We run a Java application distributed across a number of servers, part of which involves the writing and reading of shared files. This side of the application is currently held together by a bunch of rsync cron jobs, so the option of replacing it with an EFS NFS mount that takes care of the high-availability problem was very appealing.

The files are written and served by Tomcat servers, and are non-mission-critical, but at times we serve thousands of such requests each minute. Our infrastructure is on-premise, so the EFS is mounted over a VPN setup. Given the potential for network issues and the non-vital nature of the files, we decided that we would much rather fail-fast and error rather than risk exhausting the Tomcat's threadpool waiting on unavailable IO.

For that, I've looked towards the timeo and retrans parameters of the mount command, with a view to setting these low enough that any network issues simply cause a bunch of IO errors (which the application is fine to handle) rather than a bunch of hanging threads. I'm aware that the AWS recommend not dropping the timeo parameter below 150 (15s), but the following was purely for verifying the behavior of the parameters.

My Testing

I mounted by share with the following command,

mount -t nfs4 -o nfsvers=4.1,rsize=1048576,wsize=1048576,soft,timeo=50,retrans=1 MOUNT_IP:/ efs-test

before revoking access to the fs using the AWS Security Group, and tested how long before an IO error occurred when attempting to ls the mounted fs. Looking at the mount man page and AWS' documentation, I would expect access to the mount to fail after 10 seconds - a 5 second timeout with a single retry.


The timeouts for the ls command were as follows: 15s, 17s, 15s, 10s, 15s, 20s, 109s, 15s. ls: cannot access efs-test/: Input/output error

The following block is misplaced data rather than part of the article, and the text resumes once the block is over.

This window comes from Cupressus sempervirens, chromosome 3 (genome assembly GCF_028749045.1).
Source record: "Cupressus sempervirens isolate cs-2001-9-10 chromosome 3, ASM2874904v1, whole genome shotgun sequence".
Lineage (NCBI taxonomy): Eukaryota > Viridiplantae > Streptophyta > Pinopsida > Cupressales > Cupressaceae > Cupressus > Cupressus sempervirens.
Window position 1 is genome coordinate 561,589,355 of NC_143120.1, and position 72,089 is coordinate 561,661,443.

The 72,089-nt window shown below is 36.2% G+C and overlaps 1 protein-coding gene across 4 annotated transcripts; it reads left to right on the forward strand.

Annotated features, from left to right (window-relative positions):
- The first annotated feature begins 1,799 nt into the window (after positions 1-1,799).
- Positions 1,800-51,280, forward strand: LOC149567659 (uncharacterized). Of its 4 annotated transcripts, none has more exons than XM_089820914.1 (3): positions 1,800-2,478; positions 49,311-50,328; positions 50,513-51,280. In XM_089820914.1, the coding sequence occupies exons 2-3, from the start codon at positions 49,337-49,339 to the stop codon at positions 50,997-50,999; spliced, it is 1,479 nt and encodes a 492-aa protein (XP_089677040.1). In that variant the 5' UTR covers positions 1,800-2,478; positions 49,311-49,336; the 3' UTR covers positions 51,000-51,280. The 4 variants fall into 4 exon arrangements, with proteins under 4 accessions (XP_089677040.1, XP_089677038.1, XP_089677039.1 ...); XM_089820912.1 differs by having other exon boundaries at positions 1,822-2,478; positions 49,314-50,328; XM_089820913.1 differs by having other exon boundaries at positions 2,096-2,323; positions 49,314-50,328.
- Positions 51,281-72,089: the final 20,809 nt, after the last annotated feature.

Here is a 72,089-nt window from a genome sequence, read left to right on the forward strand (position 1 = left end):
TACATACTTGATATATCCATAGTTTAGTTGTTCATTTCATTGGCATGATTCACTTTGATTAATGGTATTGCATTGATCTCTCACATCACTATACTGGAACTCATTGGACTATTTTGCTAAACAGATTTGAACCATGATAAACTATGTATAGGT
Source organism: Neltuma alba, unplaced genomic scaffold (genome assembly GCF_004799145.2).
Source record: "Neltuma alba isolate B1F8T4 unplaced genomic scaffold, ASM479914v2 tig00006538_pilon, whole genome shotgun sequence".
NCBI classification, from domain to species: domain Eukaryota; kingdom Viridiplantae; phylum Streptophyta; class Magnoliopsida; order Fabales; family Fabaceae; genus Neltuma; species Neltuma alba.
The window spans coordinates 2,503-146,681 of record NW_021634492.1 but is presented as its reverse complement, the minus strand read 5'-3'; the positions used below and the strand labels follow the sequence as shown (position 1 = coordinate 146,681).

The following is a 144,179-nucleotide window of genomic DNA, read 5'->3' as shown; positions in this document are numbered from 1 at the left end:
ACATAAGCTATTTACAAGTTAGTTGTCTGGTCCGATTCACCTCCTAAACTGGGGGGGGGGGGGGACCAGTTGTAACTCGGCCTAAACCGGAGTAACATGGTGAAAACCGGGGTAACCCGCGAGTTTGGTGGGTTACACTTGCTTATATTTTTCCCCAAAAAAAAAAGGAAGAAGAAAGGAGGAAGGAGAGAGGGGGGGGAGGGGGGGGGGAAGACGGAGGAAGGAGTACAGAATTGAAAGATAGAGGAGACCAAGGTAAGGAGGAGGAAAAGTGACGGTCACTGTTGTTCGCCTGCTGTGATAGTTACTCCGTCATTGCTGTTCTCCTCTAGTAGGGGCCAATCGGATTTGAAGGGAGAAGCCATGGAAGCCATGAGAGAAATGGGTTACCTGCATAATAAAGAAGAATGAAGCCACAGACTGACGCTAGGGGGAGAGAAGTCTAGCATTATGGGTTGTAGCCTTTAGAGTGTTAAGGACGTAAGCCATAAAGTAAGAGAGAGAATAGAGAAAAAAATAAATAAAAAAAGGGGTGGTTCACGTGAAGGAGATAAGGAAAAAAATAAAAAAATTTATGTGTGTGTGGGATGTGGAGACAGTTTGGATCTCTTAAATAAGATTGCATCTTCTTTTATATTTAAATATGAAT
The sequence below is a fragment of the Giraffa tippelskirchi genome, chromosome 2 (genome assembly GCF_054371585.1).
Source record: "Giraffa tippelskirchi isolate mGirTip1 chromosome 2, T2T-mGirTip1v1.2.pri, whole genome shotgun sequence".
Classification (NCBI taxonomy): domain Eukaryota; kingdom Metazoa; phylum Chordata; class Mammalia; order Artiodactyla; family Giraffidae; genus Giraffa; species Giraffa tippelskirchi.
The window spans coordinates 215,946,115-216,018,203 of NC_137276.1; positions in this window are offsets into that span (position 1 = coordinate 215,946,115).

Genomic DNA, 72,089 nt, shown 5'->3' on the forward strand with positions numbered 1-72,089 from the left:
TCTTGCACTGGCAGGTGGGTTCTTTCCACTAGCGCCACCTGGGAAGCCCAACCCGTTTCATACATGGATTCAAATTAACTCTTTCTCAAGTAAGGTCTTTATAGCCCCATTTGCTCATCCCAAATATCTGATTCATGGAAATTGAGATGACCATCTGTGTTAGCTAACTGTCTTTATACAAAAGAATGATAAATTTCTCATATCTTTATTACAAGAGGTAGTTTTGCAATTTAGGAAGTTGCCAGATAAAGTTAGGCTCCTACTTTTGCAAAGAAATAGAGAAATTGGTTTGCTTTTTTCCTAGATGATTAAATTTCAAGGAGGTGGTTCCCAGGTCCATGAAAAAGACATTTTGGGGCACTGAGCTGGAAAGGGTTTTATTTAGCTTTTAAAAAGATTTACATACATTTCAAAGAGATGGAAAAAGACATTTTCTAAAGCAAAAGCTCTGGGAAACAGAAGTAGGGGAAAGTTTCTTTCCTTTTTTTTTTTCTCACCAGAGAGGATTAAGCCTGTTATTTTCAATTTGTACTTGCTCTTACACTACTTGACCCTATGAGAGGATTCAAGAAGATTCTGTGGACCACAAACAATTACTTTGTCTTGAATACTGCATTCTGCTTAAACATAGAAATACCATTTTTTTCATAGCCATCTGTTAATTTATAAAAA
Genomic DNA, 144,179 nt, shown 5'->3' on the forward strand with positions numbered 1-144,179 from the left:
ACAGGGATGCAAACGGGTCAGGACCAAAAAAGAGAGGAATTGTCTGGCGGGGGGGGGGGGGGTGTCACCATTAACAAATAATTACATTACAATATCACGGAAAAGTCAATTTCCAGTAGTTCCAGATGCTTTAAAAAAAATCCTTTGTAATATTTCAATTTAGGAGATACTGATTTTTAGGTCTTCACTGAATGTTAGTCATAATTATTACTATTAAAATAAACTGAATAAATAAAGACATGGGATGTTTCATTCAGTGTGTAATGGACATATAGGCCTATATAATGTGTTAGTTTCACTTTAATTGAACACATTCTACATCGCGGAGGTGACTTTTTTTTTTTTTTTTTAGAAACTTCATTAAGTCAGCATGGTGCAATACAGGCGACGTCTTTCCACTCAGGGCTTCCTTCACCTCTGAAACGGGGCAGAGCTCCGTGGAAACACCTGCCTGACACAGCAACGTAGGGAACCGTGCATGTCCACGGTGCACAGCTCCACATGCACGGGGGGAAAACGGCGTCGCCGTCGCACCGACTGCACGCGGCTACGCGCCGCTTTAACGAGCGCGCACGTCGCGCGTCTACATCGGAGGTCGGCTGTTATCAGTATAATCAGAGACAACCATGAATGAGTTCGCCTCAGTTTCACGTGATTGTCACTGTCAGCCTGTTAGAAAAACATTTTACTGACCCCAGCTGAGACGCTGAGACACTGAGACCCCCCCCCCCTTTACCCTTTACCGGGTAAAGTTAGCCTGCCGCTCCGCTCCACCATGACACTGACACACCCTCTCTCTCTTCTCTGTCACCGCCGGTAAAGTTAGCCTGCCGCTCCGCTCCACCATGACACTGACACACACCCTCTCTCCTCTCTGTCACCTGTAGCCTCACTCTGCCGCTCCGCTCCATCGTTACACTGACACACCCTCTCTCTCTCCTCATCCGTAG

Testing mounting with different timeouts and retry attempts gave even more unpredictable results. I've tried replicating this by mounting an on-premise NFS share and cannot reproduce the unpredictable nature of it. We cannot push this into production whilst there's a chance of a two minute thread-hang in the even of a network issue.

Has anyone else experienced this issue, or can see where I'm going wrong? I don't understand why this issue only occurs when mounting from AWS, since I would have expected the IO-timeout to be enforced on the client side.

  • Testing this by removing the security group rules may not do exactly what you assume if there has been recent traffic that matched the rule. Use a Network ACL rule in the VPC, or configure your local VPN hardware with a rule to drop the packets and see if you get different behavior. – Michael - sqlbot Aug 28 '19 at 1:55
  • Thanks for taking the time to read through that, ended up a longer question than I'd hoped. I've now tested using the VPC Network ACLs rather than the security groups, and the results are more consistent though still not ideal. The timeouts for a mount with timeo=50, retans=1 were: 15s, 15s, 21s, 15s, 22s, 23s, 24s, 15s, 25s. – DGoodman Aug 29 '19 at 10:20

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